By Michael Isaacs, A Norwood services user
Michael Isaacs is 37 years old. He has a learning disability and mild Asperger’s syndrome, an autistic spectrum disorder, and is supported by Norwood. Autism affects around one in 100 people in the UK, which means that there are roughly 2,500 people with autism in the Jewish community.
Every year, World Autism Week – which was held last month – aims to shine a light on the condition, which is often misunderstood. Only 15 percent of adults with autism are currently employed, but most, like Michael, would love to work.
Here, he explains what people should know about autism:
In 2011 I was diagnosed with mild Asperger’s syndrome.
I wouldn’t have minded being told earlier!
Because of my Asperger’s syndrome, I like things to be in a certain order.
If I am in the middle of a task at work and someone messes up what I am doing, I might get cross. But if someone pushes in front of me in the queue for the bus, I will be relaxed about it – it’s not worth worrying about. Everyone will get on the bus eventually.
Some people with autism aren’t able to handle their emotions if there isn’t a routine.
I know someone who gets so upset if a member of support staff doesn’t arrive on time – a temper tantrum and biting of fingers ensues.
Before I was diagnosed, my behaviour wasn’t good. Sometimes I did things like swear or behave inappropriately.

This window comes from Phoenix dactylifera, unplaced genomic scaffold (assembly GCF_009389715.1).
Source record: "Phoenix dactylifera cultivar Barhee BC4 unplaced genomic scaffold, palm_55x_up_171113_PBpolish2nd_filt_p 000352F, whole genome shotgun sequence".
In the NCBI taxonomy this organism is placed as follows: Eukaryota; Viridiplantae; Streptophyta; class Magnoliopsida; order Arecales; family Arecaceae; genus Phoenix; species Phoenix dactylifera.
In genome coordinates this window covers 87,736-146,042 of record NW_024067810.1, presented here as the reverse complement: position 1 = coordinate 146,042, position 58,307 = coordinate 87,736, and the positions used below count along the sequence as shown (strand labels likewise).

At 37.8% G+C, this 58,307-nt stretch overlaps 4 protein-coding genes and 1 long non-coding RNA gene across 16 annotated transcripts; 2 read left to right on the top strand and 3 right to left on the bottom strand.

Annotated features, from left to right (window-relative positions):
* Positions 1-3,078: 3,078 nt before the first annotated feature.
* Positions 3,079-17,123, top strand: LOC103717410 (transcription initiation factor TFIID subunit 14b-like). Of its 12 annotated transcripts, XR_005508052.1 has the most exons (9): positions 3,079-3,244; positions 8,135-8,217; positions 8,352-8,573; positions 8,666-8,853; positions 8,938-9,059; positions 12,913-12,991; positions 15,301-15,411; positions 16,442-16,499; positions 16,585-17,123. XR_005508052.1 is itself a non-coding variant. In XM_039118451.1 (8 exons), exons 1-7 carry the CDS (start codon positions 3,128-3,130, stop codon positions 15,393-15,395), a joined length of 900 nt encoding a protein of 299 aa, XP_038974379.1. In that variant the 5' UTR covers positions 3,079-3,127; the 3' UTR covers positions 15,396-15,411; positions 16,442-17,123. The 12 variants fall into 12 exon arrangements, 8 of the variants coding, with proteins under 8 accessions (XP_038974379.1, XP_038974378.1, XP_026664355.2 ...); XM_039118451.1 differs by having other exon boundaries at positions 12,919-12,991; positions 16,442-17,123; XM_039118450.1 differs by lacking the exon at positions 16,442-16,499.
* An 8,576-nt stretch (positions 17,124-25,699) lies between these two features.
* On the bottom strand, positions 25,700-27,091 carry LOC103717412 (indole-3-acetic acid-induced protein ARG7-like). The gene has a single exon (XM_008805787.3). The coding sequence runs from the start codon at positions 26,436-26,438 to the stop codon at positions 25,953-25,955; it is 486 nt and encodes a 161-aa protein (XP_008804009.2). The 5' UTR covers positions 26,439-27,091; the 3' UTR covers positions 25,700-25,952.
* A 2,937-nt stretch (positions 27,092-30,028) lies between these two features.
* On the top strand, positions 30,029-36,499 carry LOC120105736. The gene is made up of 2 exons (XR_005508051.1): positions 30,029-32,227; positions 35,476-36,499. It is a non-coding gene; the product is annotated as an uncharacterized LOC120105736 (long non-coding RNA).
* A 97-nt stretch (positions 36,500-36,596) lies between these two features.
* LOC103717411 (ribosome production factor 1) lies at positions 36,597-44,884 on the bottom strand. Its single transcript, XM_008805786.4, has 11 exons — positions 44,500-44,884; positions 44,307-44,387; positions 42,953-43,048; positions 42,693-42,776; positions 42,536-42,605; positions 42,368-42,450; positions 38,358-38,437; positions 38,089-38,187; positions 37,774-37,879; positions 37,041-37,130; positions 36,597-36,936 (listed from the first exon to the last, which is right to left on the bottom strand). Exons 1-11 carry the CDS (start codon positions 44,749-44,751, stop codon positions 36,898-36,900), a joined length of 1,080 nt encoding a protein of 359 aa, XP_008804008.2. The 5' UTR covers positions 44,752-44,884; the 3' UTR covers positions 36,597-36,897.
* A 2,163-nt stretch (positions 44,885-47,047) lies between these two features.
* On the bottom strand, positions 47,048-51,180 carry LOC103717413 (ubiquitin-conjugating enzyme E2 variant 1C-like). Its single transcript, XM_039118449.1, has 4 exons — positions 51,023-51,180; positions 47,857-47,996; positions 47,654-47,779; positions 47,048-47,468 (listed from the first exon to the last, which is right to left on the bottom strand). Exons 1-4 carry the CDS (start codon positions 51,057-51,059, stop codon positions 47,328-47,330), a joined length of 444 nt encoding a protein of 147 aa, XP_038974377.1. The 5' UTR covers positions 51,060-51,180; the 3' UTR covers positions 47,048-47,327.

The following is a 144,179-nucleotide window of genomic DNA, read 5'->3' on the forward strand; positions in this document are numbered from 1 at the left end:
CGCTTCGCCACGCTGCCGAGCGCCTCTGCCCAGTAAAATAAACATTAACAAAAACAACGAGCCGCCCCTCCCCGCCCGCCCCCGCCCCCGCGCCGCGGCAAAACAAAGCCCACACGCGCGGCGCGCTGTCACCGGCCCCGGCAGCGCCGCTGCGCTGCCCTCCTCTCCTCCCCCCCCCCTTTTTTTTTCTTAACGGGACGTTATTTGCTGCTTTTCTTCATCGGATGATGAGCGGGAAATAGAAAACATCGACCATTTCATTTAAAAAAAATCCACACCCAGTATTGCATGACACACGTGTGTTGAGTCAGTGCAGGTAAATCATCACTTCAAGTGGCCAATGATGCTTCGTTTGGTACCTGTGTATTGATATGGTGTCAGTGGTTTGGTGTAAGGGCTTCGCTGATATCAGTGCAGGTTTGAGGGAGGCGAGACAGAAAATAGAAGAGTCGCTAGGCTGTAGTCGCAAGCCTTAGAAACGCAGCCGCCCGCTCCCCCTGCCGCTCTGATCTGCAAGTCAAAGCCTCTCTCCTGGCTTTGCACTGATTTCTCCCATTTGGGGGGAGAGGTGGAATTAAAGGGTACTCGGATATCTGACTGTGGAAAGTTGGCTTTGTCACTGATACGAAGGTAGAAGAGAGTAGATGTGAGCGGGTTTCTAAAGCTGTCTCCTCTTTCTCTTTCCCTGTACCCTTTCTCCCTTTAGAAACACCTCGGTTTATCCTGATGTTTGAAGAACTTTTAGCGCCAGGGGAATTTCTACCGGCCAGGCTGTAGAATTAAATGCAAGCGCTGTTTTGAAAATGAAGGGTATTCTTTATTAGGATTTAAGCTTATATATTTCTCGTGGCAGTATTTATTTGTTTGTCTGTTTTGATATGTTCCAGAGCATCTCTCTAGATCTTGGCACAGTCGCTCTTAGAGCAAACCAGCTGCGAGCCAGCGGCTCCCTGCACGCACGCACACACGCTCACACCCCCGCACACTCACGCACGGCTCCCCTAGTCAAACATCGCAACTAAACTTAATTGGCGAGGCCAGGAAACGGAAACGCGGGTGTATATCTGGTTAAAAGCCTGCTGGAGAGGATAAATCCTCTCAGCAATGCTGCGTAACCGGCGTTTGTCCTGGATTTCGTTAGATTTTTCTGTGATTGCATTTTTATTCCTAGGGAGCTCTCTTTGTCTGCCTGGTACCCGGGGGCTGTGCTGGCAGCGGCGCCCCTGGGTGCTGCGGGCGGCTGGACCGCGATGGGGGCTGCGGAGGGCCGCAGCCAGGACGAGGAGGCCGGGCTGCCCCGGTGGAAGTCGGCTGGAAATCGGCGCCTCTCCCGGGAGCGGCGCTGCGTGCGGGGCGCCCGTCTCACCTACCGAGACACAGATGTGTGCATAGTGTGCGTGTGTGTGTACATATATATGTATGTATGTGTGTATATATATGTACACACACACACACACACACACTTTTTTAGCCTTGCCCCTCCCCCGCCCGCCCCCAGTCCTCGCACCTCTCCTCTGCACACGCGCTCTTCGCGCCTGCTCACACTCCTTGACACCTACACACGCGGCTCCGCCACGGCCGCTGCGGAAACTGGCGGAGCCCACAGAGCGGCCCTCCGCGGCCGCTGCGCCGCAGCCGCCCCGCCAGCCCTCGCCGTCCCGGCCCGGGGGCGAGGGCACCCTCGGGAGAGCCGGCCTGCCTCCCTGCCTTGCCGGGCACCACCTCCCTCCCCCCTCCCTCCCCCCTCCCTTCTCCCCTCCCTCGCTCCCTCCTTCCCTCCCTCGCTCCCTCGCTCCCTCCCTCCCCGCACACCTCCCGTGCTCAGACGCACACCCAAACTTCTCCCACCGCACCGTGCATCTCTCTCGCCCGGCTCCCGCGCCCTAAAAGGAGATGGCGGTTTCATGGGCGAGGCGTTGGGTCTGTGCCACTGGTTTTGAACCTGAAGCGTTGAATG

I think it was probably to get attention. Since then I have come a long way.
I can travel independently and work. The job coaches at Norwood have helped me to respond to people in the right way and helped me with my work skills.
At the day centre that I attend, there are between 45 and 50 people. Everyone has autism or Asperger’s syndrome.
Some people don’t like noise and some people don’t like different routines and some people have one-to-one support. There are also people like me who have mild Asperger’s syndrome, such as my friend Sam, who is a very good cricketer, and Chris, who has autism and works at the day centre as an assistant.
I want people to treat me and other people with autism in the same way as they would treat anyone else, with respect. Most people are really nice. In shul, people explain things to me if I don’t understand them.
There are some things that will help you communicate with someone with autism. If you are talking to someone with autism then first of all you must introduce yourself loudly and clearly. I don’t like it when people speak fast. For me to understand them, they have to speak slowly and clearly.
If there is background noise in the room and I can’t understand what people are saying, I ignore it for a minute and hope it doesn’t carry on. But if I still can’t understand, I’ll say”Excuse me, I can’t hear myself think, can we go outside?”
I work three days a week in St Catherine’s School as a supervising meal assistant. It’s a voluntary role but my ambition is to find a paid job. I think it’s unfair and sad that so many people with autism don’t have jobs because even if you have Asperger’s syndrome you will still make a very good employee.
I have a lot to offer. In my volunteer job, I am reliable, honest, good with customers, have commitment and I show up on time. Getting paid work would make me feel very happy.
• If you are an employer and would like to find out how Norwood can support you to employ someone with a learning disability, contact the Norwood’s work skills and employment team on 020 8809 8809